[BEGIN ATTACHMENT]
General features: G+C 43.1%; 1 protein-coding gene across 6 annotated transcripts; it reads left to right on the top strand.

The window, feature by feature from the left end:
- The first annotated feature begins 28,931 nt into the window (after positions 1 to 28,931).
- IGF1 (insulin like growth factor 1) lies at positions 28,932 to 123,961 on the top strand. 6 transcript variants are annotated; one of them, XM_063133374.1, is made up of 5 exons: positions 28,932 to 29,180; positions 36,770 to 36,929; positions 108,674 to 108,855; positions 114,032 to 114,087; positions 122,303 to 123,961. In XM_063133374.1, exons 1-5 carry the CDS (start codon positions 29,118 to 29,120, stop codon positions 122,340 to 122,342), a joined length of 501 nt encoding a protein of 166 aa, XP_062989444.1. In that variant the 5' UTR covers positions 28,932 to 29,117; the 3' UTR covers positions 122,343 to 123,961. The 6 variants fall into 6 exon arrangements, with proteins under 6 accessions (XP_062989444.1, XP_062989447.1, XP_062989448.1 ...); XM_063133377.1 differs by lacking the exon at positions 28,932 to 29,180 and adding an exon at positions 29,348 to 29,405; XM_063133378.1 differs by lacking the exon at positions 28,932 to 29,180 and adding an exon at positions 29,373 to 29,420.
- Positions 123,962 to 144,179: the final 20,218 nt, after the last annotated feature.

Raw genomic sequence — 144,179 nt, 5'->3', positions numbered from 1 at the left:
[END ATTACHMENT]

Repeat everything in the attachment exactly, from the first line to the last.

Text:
General features: G+C 43.1%; 1 protein-coding gene across 6 annotated transcripts; it reads left to right on the top strand.

The window, feature by feature from the left end:
- The first annotated feature begins 28,931 nt into the window (after positions 1 to 28,931).
- IGF1 (insulin like growth factor 1) lies at positions 28,932 to 123,961 on the top strand. 6 transcript variants are annotated; one of them, XM_063133374.1, is made up of 5 exons: positions 28,932 to 29,180; positions 36,770 to 36,929; positions 108,674 to 108,855; positions 114,032 to 114,087; positions 122,303 to 123,961. In XM_063133374.1, exons 1-5 carry the CDS (start codon positions 29,118 to 29,120, stop codon positions 122,340 to 122,342), a joined length of 501 nt encoding a protein of 166 aa, XP_062989444.1. In that variant the 5' UTR covers positions 28,932 to 29,117; the 3' UTR covers positions 122,343 to 123,961. The 6 variants fall into 6 exon arrangements, with proteins under 6 accessions (XP_062989444.1, XP_062989447.1, XP_062989448.1 ...); XM_063133377.1 differs by lacking the exon at positions 28,932 to 29,180 and adding an exon at positions 29,348 to 29,405; XM_063133378.1 differs by lacking the exon at positions 28,932 to 29,180 and adding an exon at positions 29,373 to 29,420.
- Positions 123,962 to 144,179: the final 20,218 nt, after the last annotated feature.

Raw genomic sequence — 144,179 nt, 5'->3', positions numbered from 1 at the left: